An old-fashioned story with timeless appeal.

READ REVIEW

TUGBOAT BILL AND THE RIVER RESCUE

“The Hudson River is smooth or choppy. It is blue or gray. It is swift or sluggish depending on the day.”

On the Hudson River, if you look closely, you will find a cheerful yellow tugboat called Bill and a pleasant but leaky barge named Mabel who are friends. Brightly colored illustrations capture the feeling of bygone times, and gentle rhymes full of alliteration bounce briskly along as the two maneuver through choppy waves and cool, lazy water to perform their various duties (Bill pushes or pulls, while Mabel transports gravel). The other boats on the river are ships, bigger and slicker and also more arrogant and condescending, particularly toward poor Mabel, but the two friends just pretend not to hear them. Then one day, a kitten falls into the water, and only Mabel comes to its aid. When the newspaper comes out the following day, you can bet the big ships have changed their tunes, but even better than that, the two boats have made a new friend. Sure to be a favorite with young listeners, this warm and comforting selection, eminently suitable for bedtime or laptime reading, has the feeling of a classic to be savored. Carpenter’s retro-styled illustrations employ the time-honored convention of representing eyes as windows (lashed in the case of Mabel’s and frowning in the cases of the mean boats'), the primary palette further adding to the old-time feel of the illustrations.

An old-fashioned story with timeless appeal. (Picture book. 2-5)

Pub Date: Feb. 21, 2017

ISBN: 978-0-06-236618-4

Page Count: 40

Publisher: Harper/HarperCollins

Review Posted Online: Oct. 26, 2016

Kirkus Reviews Issue: Nov. 15, 2016

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A good choice for caregivers looking for a positive, uncomplicated introduction to a new baby that focuses on everything an...

I AM A BIG BROTHER

A little boy exults in his new role as big brother.

Rhyming text describes the arrival of a new baby and all of the big brother’s rewarding new duties. He gets to help with feedings, diaper changes, playtime, bathtime, and naptime. Though the rhyming couplets can sometimes feel a bit forced and awkward, the sentiment is sweet, as the focus here never veers from the excitement and love a little boy feels for his tiny new sibling. The charming, uncluttered illustrations convincingly depict the growing bond between this fair-skinned, rosy-cheeked, smiling pair of boys. In the final pages, the parents, heretofore kept mostly out of view, are pictured holding the children. The accompanying text reads: “Mommy, Daddy, baby, me. / We love each other—a family!” In companion volume I Am a Big Sister, the little boy is replaced with a little girl with bows in her hair. Some of the colors and patterns in the illustrations are slightly altered, but it is essentially the same title.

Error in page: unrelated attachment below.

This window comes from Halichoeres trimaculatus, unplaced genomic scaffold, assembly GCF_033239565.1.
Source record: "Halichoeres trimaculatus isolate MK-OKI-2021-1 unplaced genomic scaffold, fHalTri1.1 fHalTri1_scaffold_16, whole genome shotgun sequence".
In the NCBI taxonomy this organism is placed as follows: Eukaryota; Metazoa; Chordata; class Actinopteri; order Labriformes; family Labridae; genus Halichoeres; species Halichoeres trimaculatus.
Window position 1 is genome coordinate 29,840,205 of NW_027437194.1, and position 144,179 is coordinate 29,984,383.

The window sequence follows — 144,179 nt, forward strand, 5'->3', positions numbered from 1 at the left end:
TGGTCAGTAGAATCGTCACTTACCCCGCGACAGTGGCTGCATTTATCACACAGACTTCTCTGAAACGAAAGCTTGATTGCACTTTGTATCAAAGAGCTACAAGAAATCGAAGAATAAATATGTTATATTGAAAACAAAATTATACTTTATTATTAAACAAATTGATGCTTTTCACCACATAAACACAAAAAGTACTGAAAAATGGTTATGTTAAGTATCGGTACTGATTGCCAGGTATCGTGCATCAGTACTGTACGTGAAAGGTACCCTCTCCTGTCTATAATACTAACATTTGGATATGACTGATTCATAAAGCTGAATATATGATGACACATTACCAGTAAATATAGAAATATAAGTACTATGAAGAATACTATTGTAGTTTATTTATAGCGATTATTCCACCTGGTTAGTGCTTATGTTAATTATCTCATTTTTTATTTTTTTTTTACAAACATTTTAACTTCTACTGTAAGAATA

A good choice for caregivers looking for a positive, uncomplicated introduction to a new baby that focuses on everything an older sibling can do to help. (Board book. 2-4)

Pub Date: Jan. 27, 2015

ISBN: 978-0-545-68886-4

Page Count: 24

Publisher: Cartwheel/Scholastic

Review Posted Online: March 17, 2015

Kirkus Reviews Issue: July 1, 2015

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Still, this young boy’s imagination is a powerful force for helping him deal with life, something that should be true for...

OLIVER AND HIS EGG

Oliver, of first-day-of-school alligator fame, is back, imagining adventures and still struggling to find balance between introversion and extroversion.

“When Oliver found his egg…” on the playground, mint-green backgrounds signifying Oliver’s flight into fancy slowly grow larger until they take up entire spreads; Oliver’s creature, white and dinosaurlike with orange polka dots, grows larger with them. Their adventures include sharing treats, sailing the seas and going into outer space. A classmate’s yell brings him back to reality, where readers see him sitting on top of a rock. Even considering Schmid’s scribbly style, readers can almost see the wheels turning in his head as he ponders the girl and whether or not to give up his solitary play. “But when Oliver found his rock… // Oliver imagined many adventures // with all his friends!” This last is on a double gatefold that opens to show the children enjoying the creature’s slippery curves. A final wordless spread depicts all the children sitting on rocks, expressions gleeful, wondering, waiting, hopeful. The illustrations, done in pastel pencil and digital color, again make masterful use of white space and page turns, although this tale is not nearly as funny or tongue-in-cheek as Oliver and His Alligator (2013), nor is its message as clear and immediately accessible to children.

Still, this young boy’s imagination is a powerful force for helping him deal with life, something that should be true for all children but sadly isn’t. (Picture book. 3-5)

Pub Date: July 1, 2014

ISBN: 978-1-4231-7573-5

Page Count: 40

Publisher: Disney-Hyperion

Review Posted Online: May 19, 2014

Kirkus Reviews Issue: June 1, 2014

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